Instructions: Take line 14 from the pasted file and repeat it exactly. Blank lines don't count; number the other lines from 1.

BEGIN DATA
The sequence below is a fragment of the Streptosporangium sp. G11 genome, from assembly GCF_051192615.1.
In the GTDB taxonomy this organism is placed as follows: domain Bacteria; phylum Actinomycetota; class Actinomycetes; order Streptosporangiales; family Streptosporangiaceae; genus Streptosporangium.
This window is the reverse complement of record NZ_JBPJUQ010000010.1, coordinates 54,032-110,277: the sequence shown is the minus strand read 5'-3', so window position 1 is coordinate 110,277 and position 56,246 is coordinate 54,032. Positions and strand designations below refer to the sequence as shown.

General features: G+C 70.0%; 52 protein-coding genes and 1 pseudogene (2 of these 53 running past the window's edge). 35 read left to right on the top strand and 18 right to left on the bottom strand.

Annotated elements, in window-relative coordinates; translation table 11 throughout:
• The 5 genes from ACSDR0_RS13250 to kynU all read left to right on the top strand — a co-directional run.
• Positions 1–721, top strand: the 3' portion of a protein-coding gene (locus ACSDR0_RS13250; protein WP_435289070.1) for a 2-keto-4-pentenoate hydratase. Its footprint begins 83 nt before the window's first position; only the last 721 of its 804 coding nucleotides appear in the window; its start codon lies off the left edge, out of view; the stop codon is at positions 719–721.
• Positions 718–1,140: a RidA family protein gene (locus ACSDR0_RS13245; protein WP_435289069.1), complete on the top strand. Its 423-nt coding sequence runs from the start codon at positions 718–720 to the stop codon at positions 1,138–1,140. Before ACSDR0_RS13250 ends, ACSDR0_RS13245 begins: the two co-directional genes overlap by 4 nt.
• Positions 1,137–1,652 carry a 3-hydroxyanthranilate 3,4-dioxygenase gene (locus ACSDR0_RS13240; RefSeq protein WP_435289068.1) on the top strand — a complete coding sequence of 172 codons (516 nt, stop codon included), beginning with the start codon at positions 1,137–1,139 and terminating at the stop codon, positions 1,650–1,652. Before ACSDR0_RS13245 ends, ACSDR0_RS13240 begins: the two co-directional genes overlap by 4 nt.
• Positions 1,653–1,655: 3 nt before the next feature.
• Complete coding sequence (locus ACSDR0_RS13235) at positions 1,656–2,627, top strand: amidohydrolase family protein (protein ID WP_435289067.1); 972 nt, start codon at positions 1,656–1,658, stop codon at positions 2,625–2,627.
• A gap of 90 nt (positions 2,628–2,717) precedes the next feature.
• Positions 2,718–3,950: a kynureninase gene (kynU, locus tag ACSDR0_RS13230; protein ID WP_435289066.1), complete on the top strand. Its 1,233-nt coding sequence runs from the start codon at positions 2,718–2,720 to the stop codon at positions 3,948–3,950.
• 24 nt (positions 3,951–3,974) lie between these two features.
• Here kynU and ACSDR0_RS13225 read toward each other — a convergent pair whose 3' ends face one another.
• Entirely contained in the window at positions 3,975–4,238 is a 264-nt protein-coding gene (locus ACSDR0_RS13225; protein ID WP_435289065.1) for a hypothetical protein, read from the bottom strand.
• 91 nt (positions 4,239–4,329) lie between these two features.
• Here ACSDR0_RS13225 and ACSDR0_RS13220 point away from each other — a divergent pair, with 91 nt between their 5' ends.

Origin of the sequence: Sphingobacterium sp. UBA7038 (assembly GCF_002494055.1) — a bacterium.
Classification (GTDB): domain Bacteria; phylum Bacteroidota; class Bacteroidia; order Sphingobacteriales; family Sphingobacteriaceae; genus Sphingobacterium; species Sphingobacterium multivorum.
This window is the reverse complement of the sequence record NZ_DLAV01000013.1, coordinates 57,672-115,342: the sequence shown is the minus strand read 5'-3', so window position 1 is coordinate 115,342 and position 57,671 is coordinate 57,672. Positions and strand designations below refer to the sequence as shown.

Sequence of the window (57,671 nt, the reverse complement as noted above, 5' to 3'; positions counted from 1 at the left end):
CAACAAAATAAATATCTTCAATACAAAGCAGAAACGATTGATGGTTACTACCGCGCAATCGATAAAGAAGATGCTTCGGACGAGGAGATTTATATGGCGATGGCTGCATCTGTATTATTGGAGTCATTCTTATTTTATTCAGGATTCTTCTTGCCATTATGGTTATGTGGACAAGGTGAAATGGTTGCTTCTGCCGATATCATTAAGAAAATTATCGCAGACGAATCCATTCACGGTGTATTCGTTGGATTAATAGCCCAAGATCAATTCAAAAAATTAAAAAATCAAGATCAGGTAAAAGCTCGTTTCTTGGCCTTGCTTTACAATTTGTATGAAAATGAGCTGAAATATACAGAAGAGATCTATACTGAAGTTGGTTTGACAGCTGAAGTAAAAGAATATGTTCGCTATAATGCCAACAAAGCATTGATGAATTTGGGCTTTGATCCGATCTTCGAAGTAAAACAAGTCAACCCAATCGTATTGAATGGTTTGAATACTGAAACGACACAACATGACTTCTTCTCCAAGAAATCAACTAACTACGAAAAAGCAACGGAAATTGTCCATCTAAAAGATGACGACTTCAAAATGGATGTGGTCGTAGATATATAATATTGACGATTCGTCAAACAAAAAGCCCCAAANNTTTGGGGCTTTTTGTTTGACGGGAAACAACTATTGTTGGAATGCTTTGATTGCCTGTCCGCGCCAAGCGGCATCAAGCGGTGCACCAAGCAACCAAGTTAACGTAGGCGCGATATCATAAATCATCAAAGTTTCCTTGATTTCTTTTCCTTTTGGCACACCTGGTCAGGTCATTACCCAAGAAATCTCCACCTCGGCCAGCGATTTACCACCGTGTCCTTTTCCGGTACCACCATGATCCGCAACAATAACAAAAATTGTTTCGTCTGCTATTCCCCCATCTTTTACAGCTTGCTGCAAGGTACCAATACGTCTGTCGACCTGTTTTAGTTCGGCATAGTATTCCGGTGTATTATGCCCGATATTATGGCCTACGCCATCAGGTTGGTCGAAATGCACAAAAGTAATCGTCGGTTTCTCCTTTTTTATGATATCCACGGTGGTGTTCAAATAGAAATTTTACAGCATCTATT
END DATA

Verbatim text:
• 24 nt (positions 3,951–3,974) lie between these two features.